We don’t talk very often about the health of our oceans, but they are absolutely vital to all life on Earth. Most of the oxygen on Earth is produced by phytoplankton in the oceans, all life on land is completely dependent on them.
The fishing problem
Humans have fished the oceans for thousands of years, but with the exponential rise of commercial fishing methods, pollution, and habitat destruction, marine animal populations are under extremely serious threat. Animals are absolutely vital to the heath of the oceans, they play an irreplaceable role in the life cycles of the oceans. Approximately 2.7 trillion fish are taken out of the oceans every year, while 40% of this is discarded as by-catch. The oceans are facing total destruction and their collapse will spell disaster for all life on this planet. Learn more about the havoc caused by fishing in this short, yet eye opening documentary, that reveals the scale and atrocity of the devastation we cause.
“from the very beings they brought to life: humans. The collapse of our oceans will spell disaster for all life on this planet. As marine life conservationist Captain Paul Watson of Sea Shepherd says, “If the oceans die, we all die.” ” Source
Why do we eat fish ?
Clearly many of us enjoy the taste of seafood, but would we be willing to cause a mass extinction just for that ? Instead of flirting with green washing notions like “sustainable fishing”, shouldn’t we ask ourselves why we eat fish at first place… We obviously don’t eat just for pleasure, we eat in order to survive and to be healthy. I always heard that eating fish is healthy, especially for the brain. So is our health a reason why we should keep on eating seafood? All the nutrients we find in fish we can easily be found on land, perhaps the most special ingredient of fish are the omega 3 fatty acids. They are called “essential fatty acids” because our bodies need them and can’t produce them on their own. It turns out that that flaxseeds are an excellent source of omega-3, such as linoleic acid, alpha-linolenic acid (ALA) and arachidonic acids.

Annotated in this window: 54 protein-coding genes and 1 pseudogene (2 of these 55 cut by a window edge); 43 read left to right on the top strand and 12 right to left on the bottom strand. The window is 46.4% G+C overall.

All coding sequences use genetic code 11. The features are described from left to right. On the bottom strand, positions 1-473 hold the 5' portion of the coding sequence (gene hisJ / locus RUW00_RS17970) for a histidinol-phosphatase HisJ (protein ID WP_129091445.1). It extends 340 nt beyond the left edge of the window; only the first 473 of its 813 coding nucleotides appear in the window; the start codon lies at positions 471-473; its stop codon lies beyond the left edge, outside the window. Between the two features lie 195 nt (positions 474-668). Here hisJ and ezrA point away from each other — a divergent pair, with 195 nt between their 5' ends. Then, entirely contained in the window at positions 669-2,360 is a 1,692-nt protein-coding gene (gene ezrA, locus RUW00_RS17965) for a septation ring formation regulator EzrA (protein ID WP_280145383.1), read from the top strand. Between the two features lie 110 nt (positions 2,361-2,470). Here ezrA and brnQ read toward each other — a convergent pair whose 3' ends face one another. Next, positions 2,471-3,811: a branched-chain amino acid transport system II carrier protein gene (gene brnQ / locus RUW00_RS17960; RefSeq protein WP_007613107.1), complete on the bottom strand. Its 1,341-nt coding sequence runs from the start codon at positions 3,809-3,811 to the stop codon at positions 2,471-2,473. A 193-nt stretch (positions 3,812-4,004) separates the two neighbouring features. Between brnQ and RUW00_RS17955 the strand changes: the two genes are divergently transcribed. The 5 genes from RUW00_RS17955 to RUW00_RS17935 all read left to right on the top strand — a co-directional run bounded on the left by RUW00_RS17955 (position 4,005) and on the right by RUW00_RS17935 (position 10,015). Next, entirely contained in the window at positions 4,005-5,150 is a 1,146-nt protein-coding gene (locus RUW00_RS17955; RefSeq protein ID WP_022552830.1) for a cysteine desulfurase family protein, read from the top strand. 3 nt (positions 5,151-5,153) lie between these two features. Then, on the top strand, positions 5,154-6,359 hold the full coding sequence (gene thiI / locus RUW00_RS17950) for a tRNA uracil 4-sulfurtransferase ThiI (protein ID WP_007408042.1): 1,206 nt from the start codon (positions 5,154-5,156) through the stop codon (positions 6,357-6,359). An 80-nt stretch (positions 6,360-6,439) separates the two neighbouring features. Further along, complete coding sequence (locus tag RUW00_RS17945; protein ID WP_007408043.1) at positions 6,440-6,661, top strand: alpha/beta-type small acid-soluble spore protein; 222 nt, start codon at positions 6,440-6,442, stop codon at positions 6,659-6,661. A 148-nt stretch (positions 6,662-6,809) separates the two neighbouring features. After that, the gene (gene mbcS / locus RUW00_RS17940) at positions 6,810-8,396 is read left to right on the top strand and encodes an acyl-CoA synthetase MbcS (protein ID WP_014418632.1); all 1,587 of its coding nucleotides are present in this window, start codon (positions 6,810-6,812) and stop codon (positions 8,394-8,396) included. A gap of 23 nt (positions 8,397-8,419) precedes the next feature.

Common flax was one of the first crops domesticated by man. It was used for its fiber, but also for the important nutrients densely packed in the seeds such as : high concentration of proteins, oleic acid, dietary fiber, omega-3 essential fatty acids, vitamin E, lignans, B-complex groups vitamins, folate and minerals. I’ll not talk too much about the health benefits of flaxseeds, I’ll leave this to a professional nutritionist. What I would like to focus on is their accessibility : flax seeds are really cheap and can provide us with a whole set of important nutrients. We can be healthier and demand less from the oceanic ecosystems, by consciously incorporating flaxseeds into our daily diets.
This article is not intended to provide a magical solution that will fix all the problems that our oceans are facing. We will still have to find a way to stop the intense pollution and habitat destruction that we’re causing to marine life. But if we don’t curb down and largely eliminate the global demand for seafood, our future seems very bleak.
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